In America, one rose was the epitome of the miniflora class and that was Tiffany Lynn (1985, pb) by Nelson Jolly. Everything is large about this rose, and it has good show form. An equally good sport is Tiffany Lite (1998, w), which won Queen at the Cleveland national in 2001.
Today, there are three hybridizers that are creating some excellent minifloras that are making America notice: Robbie Tucker of Thompsons Station, Tennessee, Verlie (Whit) Wells of Brighton, Tennessee, and David Clemons of Grant, Alabama.
Robbie Tucker is the current leader in creating miniflora roses. When his first "big" miniature rose, the white Cachet, won the best seedling class at Minneapolis National Convention in 1996 and won the Miniature Queen at the next convention in Shreveport the next year, he started to produce a long string of minifloras with good exhibition form. Cachet was followed by Amy Grant (1998, lp), Ferrin (2000, mp), the Table Mountain look-a-like Lady E'owyn (2000, pb), Roxie (2001, op), Dolores Marie (2001, m), Checkmate (2002, rb), Conundrum (2002, yb), Aliena (2003, yb), Providence (2003, my), and the Queen at the recent All-Mini Convention in Fort Worth, Texas, Class of '73 (2003, pb). He has two new miniflora introductions that promise to show well: Luscious Lucy (2004, m) and Nemesis (2004, rb).
Whit Wells has produced many fine miniflora roses that most people do not know. Louisville Lady (2003, dp) and Memphis King (2004, dr) are two of his minifloras that have already won at rose shows. Others that show good promise are Spring's A Comin' (2001, pb), Wonderful (2003, pb), Simply Beautiful (2003, m), Rocky Top (2004, or), Tennessee Sunrise (2004, ob) and Tennessee Sunset (2004, yb). He also has some uniquely colored minifloras we hope he will introduce soon, including a show stopper at the Fort Worth All-Mini Convention nicknamed Half-Breed. The bloom is half gold and half burgundy.
David Clemons names his Mini-flora roses after race horses. He is also the first rose hybridizer that we can recall to have won Miniature Queen, King, and Princess at a rose show with his own creations. His roses include Ruffian (2000, op), Charismatic (2003, rb), and Foolish Pleasure (2003, pb). He also has some promising seedlings that should be available soon.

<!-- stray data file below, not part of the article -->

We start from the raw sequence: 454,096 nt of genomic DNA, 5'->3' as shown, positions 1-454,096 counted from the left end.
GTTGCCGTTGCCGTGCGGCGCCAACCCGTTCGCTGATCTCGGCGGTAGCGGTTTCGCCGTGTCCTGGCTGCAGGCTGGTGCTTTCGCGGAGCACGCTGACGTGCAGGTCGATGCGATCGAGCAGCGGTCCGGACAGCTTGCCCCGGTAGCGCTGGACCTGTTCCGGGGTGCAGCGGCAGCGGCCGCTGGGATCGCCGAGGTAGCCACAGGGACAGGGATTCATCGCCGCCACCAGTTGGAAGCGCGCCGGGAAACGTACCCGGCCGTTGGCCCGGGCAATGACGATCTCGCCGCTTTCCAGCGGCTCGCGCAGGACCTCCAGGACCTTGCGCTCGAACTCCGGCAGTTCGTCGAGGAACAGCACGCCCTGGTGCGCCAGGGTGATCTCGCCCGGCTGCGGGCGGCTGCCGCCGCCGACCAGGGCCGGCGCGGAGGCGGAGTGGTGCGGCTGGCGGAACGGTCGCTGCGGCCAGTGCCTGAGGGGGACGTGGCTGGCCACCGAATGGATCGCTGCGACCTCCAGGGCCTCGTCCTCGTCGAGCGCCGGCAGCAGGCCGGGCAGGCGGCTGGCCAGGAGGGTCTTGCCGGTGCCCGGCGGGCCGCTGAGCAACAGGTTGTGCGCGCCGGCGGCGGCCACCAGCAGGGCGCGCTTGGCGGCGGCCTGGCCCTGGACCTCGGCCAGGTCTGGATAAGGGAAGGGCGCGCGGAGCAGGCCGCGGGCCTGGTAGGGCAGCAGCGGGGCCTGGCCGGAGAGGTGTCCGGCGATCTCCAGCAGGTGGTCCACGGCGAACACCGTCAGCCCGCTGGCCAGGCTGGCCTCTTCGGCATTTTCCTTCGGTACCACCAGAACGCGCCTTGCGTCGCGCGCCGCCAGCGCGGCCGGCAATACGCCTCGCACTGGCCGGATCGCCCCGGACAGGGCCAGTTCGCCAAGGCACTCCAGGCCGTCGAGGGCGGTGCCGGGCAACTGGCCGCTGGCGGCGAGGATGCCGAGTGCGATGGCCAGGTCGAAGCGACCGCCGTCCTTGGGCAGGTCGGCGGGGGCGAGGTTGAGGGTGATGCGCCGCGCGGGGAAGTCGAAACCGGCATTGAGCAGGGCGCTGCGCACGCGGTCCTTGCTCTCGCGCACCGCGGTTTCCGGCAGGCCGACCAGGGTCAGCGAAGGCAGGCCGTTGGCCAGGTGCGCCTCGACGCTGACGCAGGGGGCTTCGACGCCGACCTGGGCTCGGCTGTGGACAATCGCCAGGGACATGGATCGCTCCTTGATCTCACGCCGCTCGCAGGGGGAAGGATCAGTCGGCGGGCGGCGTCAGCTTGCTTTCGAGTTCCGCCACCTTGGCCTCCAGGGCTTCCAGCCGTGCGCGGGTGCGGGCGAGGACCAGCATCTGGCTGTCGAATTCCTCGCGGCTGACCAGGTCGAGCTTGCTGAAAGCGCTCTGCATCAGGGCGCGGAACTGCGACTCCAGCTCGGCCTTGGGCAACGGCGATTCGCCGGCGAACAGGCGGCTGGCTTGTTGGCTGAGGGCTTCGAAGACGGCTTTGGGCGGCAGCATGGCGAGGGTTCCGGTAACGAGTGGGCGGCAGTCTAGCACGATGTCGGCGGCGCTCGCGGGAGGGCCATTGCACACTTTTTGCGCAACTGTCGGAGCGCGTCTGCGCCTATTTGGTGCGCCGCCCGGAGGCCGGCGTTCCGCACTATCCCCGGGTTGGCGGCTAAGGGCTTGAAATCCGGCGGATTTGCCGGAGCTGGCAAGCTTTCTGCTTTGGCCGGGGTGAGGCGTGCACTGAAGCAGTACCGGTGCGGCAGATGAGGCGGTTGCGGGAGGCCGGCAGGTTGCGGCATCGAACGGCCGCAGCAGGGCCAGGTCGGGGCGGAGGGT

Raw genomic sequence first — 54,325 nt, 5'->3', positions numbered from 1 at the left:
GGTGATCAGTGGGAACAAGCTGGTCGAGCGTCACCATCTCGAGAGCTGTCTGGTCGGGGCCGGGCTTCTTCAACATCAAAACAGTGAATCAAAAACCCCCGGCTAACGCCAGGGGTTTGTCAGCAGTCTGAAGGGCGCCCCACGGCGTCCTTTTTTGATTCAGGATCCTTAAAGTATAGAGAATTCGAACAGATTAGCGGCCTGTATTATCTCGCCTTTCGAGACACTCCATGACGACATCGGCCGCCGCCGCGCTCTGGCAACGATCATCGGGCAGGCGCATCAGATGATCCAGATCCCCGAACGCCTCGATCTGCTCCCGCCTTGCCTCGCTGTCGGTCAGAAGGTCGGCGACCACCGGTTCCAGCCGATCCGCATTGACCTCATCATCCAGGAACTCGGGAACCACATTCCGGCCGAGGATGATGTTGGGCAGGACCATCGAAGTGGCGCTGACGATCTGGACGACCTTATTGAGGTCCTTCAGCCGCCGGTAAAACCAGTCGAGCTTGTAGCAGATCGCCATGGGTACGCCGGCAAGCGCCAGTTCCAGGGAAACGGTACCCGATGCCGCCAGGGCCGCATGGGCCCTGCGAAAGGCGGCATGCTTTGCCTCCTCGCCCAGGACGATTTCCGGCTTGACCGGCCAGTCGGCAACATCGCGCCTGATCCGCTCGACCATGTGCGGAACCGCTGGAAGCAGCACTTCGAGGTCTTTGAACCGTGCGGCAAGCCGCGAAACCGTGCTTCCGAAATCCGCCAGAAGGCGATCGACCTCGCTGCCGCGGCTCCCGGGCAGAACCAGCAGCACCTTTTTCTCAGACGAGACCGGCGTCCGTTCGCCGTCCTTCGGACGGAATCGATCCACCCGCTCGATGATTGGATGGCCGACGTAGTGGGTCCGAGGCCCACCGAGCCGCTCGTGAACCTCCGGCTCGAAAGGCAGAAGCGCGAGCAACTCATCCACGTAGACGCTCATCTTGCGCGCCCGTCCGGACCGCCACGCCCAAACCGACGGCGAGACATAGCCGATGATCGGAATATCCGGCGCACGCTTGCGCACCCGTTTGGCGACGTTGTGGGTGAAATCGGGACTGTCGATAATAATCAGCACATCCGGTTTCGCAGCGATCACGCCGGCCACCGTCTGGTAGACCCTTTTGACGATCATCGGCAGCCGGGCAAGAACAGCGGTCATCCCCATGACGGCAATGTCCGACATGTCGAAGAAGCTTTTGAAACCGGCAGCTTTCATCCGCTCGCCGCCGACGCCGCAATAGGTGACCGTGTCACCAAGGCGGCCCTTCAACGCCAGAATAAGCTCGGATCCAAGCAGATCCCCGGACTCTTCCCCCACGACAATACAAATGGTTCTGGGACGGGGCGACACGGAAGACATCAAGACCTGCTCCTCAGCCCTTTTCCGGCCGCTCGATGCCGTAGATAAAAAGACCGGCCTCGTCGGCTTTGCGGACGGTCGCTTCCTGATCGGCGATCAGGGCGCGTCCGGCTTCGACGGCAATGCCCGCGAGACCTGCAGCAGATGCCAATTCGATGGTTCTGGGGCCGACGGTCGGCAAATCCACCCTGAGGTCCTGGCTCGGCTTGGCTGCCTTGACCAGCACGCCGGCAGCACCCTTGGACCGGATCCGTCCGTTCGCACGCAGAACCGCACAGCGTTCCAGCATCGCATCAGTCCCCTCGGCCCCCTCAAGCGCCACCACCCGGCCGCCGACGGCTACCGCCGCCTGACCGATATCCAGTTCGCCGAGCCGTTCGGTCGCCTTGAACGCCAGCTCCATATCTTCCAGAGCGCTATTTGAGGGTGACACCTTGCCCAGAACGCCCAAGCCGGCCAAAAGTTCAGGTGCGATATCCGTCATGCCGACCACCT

Recognizing this new class, the ARS has established several national trophies at their National and All-Mini Rose conventions. The national J. Benjamin Williams Mini-flora Rose Challenge Trophy calls for 10 Mini-flora roses, either 10 of one variety or two of five varieties, in separate containers. For the All-Mini convention there are two trophies, both donated and named for Ben; one is a collection of five different minifloras and the other is a miniflora arrangement, designer choice, under 10 inches.
There are some other excellent miniflora roses that are making their way on the show table and in gardens, Butter Cream (2004, my) by Bob Martin, Liberty Bell (2003, rb) by Frank Benardella, and my personal favorite, Dr. John Dickman (2002, m), by Dennis Bridges.
Judging miniflora roses has caused some problems. Often judged with miniature roses, they can also have a separate Miniflora class at local rose shows. National and district shows are required to have miniflora roses as a separate class. There are specific ARS certificates for the Miniflora Queen, King, and Princess. The Guidelines for Judging Roses are confusing because they state Mini-floras (minifloras) should be judged according to Hybrid Tea standards, except for size.
Whether the miniflora rose class will be here in the future is anyone's guess. Maybe one day they will disappear into the other classes like the grandifloras. However, they are here today and are making a pretty strong argument to remain.
© Copyright Steve Jones. All rights reserved.
This article is an ARS Award of Merit Winner, originally published in "Rose Ecstasy," bulletin of Santa Clarita Valley Rose Society, Kitty Belendez, Editor.
Photos © Copyright by Kitty Belendez